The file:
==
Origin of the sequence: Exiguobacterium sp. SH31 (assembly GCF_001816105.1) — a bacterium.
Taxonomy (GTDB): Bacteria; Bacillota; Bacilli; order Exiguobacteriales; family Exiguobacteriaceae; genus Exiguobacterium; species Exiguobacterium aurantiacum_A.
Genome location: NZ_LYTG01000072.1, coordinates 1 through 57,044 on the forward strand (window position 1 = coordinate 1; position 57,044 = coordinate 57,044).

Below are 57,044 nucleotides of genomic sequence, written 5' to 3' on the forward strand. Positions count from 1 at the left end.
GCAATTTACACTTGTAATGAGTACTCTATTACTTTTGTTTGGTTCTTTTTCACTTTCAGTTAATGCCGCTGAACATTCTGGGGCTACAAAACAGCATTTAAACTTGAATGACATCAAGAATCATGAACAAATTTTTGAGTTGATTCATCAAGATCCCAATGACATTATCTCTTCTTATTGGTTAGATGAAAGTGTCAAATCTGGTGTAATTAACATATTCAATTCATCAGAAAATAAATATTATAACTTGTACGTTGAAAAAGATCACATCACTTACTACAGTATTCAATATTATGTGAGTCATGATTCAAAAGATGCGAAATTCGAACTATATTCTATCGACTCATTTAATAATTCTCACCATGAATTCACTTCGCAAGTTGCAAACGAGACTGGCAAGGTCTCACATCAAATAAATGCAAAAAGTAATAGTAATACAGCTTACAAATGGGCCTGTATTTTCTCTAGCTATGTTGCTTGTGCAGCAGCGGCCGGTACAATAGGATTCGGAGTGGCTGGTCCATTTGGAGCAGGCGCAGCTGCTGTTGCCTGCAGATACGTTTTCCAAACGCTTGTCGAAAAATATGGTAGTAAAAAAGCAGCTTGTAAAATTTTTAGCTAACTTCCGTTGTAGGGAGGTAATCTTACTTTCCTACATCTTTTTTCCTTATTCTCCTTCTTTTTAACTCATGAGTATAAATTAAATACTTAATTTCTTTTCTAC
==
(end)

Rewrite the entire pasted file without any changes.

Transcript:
Origin of the sequence: Exiguobacterium sp. SH31 (assembly GCF_001816105.1) — a bacterium.
Taxonomy (GTDB): Bacteria; Bacillota; Bacilli; order Exiguobacteriales; family Exiguobacteriaceae; genus Exiguobacterium; species Exiguobacterium aurantiacum_A.
Genome location: NZ_LYTG01000072.1, coordinates 1 through 57,044 on the forward strand (window position 1 = coordinate 1; position 57,044 = coordinate 57,044).

Below are 57,044 nucleotides of genomic sequence, written 5' to 3' on the forward strand. Positions count from 1 at the left end.
GCAATTTACACTTGTAATGAGTACTCTATTACTTTTGTTTGGTTCTTTTTCACTTTCAGTTAATGCCGCTGAACATTCTGGGGCTACAAAACAGCATTTAAACTTGAATGACATCAAGAATCATGAACAAATTTTTGAGTTGATTCATCAAGATCCCAATGACATTATCTCTTCTTATTGGTTAGATGAAAGTGTCAAATCTGGTGTAATTAACATATTCAATTCATCAGAAAATAAATATTATAACTTGTACGTTGAAAAAGATCACATCACTTACTACAGTATTCAATATTATGTGAGTCATGATTCAAAAGATGCGAAATTCGAACTATATTCTATCGACTCATTTAATAATTCTCACCATGAATTCACTTCGCAAGTTGCAAACGAGACTGGCAAGGTCTCACATCAAATAAATGCAAAAAGTAATAGTAATACAGCTTACAAATGGGCCTGTATTTTCTCTAGCTATGTTGCTTGTGCAGCAGCGGCCGGTACAATAGGATTCGGAGTGGCTGGTCCATTTGGAGCAGGCGCAGCTGCTGTTGCCTGCAGATACGTTTTCCAAACGCTTGTCGAAAAATATGGTAGTAAAAAAGCAGCTTGTAAAATTTTTAGCTAACTTCCGTTGTAGGGAGGTAATCTTACTTTCCTACATCTTTTTTCCTTATTCTCCTTCTTTTTAACTCATGAGTATAAATTAAATACTTAATTTCTTTTCTAC